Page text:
“Game over” for traditional regulation and a call for regulatory innovation

Telecom regulators in the EU tend to lose importance in the ICT ecosystem as the companies subject to their regulation (the telecom companies) become less competitive on the global digital economy playing field. EU telecommunications providers are increasingly being bypassed and left behind by larger digital platforms and cloud providers – and by China’s “techno state policy.” To make matters worse, regulators, by their current mandate, focus primarily on market conditions rather than the broader interests of structural-strategic competitiveness and digital sovereignty.

The reasons for this unsatisfactory situation are threefold: (1) regulators do not have a mandate to address the broader interests of the digital sector, (2) they do not have a mandate to use a broader set of tools beyond the traditional telecom regulatory policy, and (3) some of them have developed a certain blindness to the major changes, further reinforced by institutional fossilization of regulatory governance. Telecom regulators need to break out of their sectoral silos to become more effective in the ICT ecosystem. Looking at BEREC’s work in recent years, one can see a certain willingness to do so, yet the defining policy twins of this decade, sustainability and digitization, have not yet sufficiently arrived in BEREC’s strategic outlook, not to mention in implementation. In any case, the introduction of 6G offers an opportunity to do so because of its new challenges.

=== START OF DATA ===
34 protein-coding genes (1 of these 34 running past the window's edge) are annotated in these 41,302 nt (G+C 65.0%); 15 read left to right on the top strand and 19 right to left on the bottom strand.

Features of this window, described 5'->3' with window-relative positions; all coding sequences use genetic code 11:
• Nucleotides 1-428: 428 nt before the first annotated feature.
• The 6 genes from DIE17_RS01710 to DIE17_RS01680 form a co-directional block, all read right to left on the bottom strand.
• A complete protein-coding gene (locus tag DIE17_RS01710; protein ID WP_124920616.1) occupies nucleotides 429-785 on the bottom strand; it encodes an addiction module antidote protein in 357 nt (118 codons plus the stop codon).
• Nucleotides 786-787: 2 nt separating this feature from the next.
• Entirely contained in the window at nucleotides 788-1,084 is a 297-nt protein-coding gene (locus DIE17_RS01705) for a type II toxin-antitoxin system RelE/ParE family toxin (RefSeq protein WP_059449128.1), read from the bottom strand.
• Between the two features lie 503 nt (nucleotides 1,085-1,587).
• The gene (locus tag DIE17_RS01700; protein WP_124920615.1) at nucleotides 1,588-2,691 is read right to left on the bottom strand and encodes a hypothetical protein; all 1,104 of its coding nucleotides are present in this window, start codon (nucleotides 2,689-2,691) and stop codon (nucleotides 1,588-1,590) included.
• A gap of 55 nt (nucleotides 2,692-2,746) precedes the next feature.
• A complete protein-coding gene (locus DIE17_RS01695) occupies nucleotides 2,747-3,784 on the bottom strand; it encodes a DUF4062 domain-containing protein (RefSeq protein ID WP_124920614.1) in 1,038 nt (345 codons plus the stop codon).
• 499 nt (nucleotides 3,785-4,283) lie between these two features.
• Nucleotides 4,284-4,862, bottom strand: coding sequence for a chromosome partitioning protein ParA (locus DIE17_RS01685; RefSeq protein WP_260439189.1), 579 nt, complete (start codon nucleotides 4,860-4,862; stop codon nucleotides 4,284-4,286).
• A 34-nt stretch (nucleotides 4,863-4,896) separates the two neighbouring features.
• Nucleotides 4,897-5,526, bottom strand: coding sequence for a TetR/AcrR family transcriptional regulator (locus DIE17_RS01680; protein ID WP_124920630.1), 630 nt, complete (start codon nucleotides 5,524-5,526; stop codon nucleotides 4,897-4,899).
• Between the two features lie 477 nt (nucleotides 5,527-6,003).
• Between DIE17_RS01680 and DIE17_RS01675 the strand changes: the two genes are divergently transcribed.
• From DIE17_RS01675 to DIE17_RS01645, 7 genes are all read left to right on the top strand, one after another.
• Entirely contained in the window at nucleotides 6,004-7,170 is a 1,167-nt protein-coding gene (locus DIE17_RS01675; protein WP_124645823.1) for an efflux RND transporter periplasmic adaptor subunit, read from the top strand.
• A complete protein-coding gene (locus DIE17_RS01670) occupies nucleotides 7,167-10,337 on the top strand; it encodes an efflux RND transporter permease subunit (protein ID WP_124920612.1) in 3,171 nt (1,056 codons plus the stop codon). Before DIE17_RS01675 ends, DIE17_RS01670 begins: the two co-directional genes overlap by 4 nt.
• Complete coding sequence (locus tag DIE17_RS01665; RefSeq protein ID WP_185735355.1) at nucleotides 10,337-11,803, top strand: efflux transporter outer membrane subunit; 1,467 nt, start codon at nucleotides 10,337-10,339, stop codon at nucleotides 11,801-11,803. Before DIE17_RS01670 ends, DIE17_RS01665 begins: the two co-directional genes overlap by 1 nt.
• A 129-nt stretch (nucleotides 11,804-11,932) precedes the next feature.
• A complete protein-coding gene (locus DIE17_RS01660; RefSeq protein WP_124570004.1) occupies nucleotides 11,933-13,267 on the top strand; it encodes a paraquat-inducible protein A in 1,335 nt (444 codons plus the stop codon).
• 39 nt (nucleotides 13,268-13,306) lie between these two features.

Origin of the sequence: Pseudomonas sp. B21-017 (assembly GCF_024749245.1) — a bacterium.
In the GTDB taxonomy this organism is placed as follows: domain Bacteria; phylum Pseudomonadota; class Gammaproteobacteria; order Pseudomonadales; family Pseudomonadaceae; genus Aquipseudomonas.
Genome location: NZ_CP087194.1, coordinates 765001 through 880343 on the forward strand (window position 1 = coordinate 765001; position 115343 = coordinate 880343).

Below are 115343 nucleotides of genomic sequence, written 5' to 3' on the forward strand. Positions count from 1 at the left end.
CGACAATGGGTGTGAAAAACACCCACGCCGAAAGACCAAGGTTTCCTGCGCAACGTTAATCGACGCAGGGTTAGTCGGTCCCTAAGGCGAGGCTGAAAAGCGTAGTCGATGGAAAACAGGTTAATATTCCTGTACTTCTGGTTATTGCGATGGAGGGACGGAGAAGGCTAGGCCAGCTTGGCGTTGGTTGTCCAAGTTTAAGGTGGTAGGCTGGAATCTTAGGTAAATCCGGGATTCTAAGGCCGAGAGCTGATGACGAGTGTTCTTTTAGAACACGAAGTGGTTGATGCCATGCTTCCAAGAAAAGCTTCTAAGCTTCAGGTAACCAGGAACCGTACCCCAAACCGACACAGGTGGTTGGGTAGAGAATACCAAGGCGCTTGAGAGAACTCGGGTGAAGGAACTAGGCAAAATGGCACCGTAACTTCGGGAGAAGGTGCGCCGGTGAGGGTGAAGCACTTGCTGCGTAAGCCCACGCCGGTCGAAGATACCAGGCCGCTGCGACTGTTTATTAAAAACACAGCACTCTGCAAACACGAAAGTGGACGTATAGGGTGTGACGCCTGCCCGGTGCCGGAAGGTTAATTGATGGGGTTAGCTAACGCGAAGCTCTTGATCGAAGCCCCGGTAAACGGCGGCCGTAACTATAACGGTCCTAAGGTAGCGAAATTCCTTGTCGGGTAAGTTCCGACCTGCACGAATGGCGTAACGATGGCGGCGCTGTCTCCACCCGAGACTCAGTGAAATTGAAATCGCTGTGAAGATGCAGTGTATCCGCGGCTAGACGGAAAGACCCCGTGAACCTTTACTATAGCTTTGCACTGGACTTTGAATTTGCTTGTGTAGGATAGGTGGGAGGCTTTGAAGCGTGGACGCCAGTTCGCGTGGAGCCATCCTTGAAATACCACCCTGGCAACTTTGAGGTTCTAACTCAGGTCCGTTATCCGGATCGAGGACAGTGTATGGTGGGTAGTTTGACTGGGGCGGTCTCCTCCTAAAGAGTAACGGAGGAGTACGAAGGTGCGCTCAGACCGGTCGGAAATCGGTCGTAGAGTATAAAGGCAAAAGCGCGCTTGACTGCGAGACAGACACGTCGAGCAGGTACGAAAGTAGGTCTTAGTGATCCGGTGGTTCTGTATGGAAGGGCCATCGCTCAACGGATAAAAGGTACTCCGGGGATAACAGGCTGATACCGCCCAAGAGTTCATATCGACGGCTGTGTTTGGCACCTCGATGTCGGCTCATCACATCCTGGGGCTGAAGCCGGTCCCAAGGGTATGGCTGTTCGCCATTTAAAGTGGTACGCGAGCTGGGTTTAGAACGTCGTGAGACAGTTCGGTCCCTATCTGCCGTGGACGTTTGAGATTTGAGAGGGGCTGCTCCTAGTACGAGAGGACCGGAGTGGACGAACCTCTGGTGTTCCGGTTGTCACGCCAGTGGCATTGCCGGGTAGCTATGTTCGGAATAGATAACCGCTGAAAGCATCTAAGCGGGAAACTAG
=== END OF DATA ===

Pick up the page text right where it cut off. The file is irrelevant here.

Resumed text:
Resulting from the current unsatisfactory situation outlined above, new regulatory approaches are needed. To this end, we propose an intelligent combination of regulation, innovation policy and industrial policy to account for situational complexity and interdependencies adequately. This can also promote regulatory innovation such as anticipatory regulation, sandboxing and flexible policymaking in the telecommunications and digital ecosystem. The rapid rise of the chatbot ChatGPT, which gained 100 million users within just two months of its public unveiling and thus set the record for the fastest-growing digital service to date, is an obvious illustration of the regulatory dilemma in which policymakers and regulators increasingly find themselves. The growing speed gap between digital innovation, on the one hand, and related legislation and regulation on the other, is rendering outdated policy approaches and regulation obsolete. In the coming months, we will see a race between the major digital platforms to offer competing services to ChatGPT, and with the imminent integration of these chatbots into existing business suites (such as Microsoft Teams or similar services from Google), they will become mass-market ready.